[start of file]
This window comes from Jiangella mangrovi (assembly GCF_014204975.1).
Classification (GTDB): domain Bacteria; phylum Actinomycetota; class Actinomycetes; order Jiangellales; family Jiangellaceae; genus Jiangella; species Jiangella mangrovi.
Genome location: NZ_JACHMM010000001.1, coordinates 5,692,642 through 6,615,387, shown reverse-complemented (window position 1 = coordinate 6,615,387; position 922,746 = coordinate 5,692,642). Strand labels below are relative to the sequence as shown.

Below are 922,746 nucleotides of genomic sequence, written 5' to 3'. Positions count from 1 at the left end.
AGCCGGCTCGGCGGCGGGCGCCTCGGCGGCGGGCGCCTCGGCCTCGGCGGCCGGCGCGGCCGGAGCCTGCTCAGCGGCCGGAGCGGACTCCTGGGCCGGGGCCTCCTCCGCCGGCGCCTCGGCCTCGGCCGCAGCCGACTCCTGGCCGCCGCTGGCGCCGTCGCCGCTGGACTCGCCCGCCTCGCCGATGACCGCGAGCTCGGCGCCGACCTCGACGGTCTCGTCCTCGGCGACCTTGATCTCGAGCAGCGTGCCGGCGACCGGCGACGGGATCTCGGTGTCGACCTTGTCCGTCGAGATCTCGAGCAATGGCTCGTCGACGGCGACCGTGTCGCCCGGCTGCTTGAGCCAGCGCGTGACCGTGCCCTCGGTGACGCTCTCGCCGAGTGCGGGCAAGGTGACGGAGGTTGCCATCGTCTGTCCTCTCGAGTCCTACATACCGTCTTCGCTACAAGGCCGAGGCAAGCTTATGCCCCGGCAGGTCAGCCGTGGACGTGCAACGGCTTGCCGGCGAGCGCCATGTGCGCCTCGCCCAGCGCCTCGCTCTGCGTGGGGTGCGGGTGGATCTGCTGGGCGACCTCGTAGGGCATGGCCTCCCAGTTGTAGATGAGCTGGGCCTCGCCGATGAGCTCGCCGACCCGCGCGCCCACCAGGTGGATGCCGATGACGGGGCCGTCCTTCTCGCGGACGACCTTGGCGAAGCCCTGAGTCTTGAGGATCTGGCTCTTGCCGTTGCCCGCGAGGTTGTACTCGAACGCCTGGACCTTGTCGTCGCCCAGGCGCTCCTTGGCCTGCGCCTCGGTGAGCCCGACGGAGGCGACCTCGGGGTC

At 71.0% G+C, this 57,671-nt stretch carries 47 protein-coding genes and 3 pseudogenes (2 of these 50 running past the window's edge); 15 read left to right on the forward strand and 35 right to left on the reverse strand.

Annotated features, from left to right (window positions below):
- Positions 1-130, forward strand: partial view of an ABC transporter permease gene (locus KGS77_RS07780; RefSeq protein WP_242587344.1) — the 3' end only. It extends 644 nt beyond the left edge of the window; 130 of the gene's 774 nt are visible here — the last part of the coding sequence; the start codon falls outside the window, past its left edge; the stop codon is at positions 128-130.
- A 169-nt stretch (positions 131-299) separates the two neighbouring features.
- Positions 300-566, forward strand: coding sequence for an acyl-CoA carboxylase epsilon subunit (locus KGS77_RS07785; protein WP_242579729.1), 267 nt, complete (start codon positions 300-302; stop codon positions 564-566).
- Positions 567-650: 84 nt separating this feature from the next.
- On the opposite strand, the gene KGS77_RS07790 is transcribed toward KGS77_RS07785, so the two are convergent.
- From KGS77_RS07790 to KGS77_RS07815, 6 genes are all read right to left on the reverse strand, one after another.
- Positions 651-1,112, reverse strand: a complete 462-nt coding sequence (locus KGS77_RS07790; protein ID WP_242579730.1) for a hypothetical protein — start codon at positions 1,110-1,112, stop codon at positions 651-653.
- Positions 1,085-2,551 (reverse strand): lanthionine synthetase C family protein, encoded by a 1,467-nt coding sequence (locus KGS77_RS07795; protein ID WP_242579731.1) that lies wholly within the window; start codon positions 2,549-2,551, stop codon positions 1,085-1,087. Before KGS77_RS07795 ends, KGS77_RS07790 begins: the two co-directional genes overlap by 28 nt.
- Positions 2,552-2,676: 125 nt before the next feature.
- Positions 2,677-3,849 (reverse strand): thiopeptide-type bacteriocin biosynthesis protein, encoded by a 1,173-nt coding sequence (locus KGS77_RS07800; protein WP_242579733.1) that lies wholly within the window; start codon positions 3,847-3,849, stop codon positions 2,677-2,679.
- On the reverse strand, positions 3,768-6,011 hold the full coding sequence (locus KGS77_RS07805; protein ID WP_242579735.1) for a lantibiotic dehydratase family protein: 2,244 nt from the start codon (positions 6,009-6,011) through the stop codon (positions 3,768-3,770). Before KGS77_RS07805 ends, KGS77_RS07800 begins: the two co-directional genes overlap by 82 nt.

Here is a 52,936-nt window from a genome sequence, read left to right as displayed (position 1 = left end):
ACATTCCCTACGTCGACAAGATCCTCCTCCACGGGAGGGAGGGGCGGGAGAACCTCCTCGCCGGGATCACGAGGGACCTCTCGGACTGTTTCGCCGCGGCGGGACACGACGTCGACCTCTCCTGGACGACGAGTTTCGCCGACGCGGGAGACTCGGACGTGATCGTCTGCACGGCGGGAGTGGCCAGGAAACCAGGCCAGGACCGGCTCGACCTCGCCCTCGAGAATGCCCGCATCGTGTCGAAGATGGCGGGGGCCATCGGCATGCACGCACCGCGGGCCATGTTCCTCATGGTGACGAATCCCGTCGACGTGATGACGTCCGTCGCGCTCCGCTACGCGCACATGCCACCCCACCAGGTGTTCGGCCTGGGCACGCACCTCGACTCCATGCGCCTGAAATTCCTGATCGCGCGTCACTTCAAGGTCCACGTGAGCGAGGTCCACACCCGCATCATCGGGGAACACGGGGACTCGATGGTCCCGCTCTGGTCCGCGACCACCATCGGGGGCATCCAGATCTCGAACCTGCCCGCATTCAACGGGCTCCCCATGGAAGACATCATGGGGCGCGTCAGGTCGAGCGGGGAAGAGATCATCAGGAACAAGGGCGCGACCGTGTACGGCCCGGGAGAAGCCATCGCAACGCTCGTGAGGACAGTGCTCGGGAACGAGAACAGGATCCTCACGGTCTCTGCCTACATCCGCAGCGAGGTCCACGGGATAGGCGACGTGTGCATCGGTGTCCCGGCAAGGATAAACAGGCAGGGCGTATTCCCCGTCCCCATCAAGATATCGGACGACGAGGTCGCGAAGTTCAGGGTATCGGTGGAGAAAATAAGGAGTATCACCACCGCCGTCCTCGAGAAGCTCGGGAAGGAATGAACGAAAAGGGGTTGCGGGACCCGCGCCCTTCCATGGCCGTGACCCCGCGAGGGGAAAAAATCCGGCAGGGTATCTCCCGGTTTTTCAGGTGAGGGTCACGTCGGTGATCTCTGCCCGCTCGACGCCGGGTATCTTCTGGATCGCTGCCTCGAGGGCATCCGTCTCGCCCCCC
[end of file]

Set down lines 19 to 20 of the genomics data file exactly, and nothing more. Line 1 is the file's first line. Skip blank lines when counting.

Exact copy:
Here is a 52,936-nt window from a genome sequence, read left to right as displayed (position 1 = left end):
ACATTCCCTACGTCGACAAGATCCTCCTCCACGGGAGGGAGGGGCGGGAGAACCTCCTCGCCGGGATCACGAGGGACCTCTCGGACTGTTTCGCCGCGGCGGGACACGACGTCGACCTCTCCTGGACGACGAGTTTCGCCGACGCGGGAGACTCGGACGTGATCGTCTGCACGGCGGGAGTGGCCAGGAAACCAGGCCAGGACCGGCTCGACCTCGCCCTCGAGAATGCCCGCATCGTGTCGAAGATGGCGGGGGCCATCGGCATGCACGCACCGCGGGCCATGTTCCTCATGGTGACGAATCCCGTCGACGTGATGACGTCCGTCGCGCTCCGCTACGCGCACATGCCACCCCACCAGGTGTTCGGCCTGGGCACGCACCTCGACTCCATGCGCCTGAAATTCCTGATCGCGCGTCACTTCAAGGTCCACGTGAGCGAGGTCCACACCCGCATCATCGGGGAACACGGGGACTCGATGGTCCCGCTCTGGTCCGCGACCACCATCGGGGGCATCCAGATCTCGAACCTGCCCGCATTCAACGGGCTCCCCATGGAAGACATCATGGGGCGCGTCAGGTCGAGCGGGGAAGAGATCATCAGGAACAAGGGCGCGACCGTGTACGGCCCGGGAGAAGCCATCGCAACGCTCGTGAGGACAGTGCTCGGGAACGAGAACAGGATCCTCACGGTCTCTGCCTACATCCGCAGCGAGGTCCACGGGATAGGCGACGTGTGCATCGGTGTCCCGGCAAGGATAAACAGGCAGGGCGTATTCCCCGTCCCCATCAAGATATCGGACGACGAGGTCGCGAAGTTCAGGGTATCGGTGGAGAAAATAAGGAGTATCACCACCGCCGTCCTCGAGAAGCTCGGGAAGGAATGAACGAAAAGGGGTTGCGGGACCCGCGCCCTTCCATGGCCGTGACCCCGCGAGGGGAAAAAATCCGGCAGGGTATCTCCCGGTTTTTCAGGTGAGGGTCACGTCGGTGATCTCTGCCCGCTCGACGCCGGGTATCTTCTGGATCGCTGCCTCGAGGGCATCCGTCTCGCCCCCC